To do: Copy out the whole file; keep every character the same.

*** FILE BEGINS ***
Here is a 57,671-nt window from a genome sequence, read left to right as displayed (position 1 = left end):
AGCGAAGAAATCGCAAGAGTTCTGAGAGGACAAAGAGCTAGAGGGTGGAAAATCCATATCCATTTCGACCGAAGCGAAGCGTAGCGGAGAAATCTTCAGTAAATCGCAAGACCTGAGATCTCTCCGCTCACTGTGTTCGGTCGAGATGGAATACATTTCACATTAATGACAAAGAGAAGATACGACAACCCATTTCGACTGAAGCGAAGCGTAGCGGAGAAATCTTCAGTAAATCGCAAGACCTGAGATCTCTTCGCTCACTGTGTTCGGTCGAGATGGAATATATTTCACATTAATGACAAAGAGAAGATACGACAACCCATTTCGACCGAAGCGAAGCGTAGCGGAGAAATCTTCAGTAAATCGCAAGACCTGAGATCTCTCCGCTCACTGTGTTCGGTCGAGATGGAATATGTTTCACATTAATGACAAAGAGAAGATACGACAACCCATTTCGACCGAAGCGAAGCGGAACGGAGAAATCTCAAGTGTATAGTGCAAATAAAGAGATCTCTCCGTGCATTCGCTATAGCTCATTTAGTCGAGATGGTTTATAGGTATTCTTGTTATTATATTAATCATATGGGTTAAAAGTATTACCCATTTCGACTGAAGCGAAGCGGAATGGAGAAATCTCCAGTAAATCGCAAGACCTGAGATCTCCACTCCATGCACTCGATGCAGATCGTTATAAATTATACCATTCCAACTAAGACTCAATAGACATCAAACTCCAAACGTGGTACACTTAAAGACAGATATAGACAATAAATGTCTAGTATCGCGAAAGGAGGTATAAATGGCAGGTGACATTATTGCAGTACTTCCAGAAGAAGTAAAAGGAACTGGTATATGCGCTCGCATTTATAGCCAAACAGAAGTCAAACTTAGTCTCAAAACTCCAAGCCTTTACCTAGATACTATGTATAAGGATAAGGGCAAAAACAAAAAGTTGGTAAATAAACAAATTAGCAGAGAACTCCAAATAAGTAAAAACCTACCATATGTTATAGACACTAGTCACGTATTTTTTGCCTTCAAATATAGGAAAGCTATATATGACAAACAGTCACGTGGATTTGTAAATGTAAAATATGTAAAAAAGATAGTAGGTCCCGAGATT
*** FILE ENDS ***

Here is a 57,671-nt window from a genome sequence, read left to right as displayed (position 1 = left end):
AGCGAAGAAATCGCAAGAGTTCTGAGAGGACAAAGAGCTAGAGGGTGGAAAATCCATATCCATTTCGACCGAAGCGAAGCGTAGCGGAGAAATCTTCAGTAAATCGCAAGACCTGAGATCTCTCCGCTCACTGTGTTCGGTCGAGATGGAATACATTTCACATTAATGACAAAGAGAAGATACGACAACCCATTTCGACTGAAGCGAAGCGTAGCGGAGAAATCTTCAGTAAATCGCAAGACCTGAGATCTCTTCGCTCACTGTGTTCGGTCGAGATGGAATATATTTCACATTAATGACAAAGAGAAGATACGACAACCCATTTCGACCGAAGCGAAGCGTAGCGGAGAAATCTTCAGTAAATCGCAAGACCTGAGATCTCTCCGCTCACTGTGTTCGGTCGAGATGGAATATGTTTCACATTAATGACAAAGAGAAGATACGACAACCCATTTCGACCGAAGCGAAGCGGAACGGAGAAATCTCAAGTGTATAGTGCAAATAAAGAGATCTCTCCGTGCATTCGCTATAGCTCATTTAGTCGAGATGGTTTATAGGTATTCTTGTTATTATATTAATCATATGGGTTAAAAGTATTACCCATTTCGACTGAAGCGAAGCGGAATGGAGAAATCTCCAGTAAATCGCAAGACCTGAGATCTCCACTCCATGCACTCGATGCAGATCGTTATAAATTATACCATTCCAACTAAGACTCAATAGACATCAAACTCCAAACGTGGTACACTTAAAGACAGATATAGACAATAAATGTCTAGTATCGCGAAAGGAGGTATAAATGGCAGGTGACATTATTGCAGTACTTCCAGAAGAAGTAAAAGGAACTGGTATATGCGCTCGCATTTATAGCCAAACAGAAGTCAAACTTAGTCTCAAAACTCCAAGCCTTTACCTAGATACTATGTATAAGGATAAGGGCAAAAACAAAAAGTTGGTAAATAAACAAATTAGCAGAGAACTCCAAATAAGTAAAAACCTACCATATGTTATAGACACTAGTCACGTATTTTTTGCCTTCAAATATAGGAAAGCTATATATGACAAACAGTCACGTGGATTTGTAAATGTAAAATATGTAAAAAAGATAGTAGGTCCCGAGATT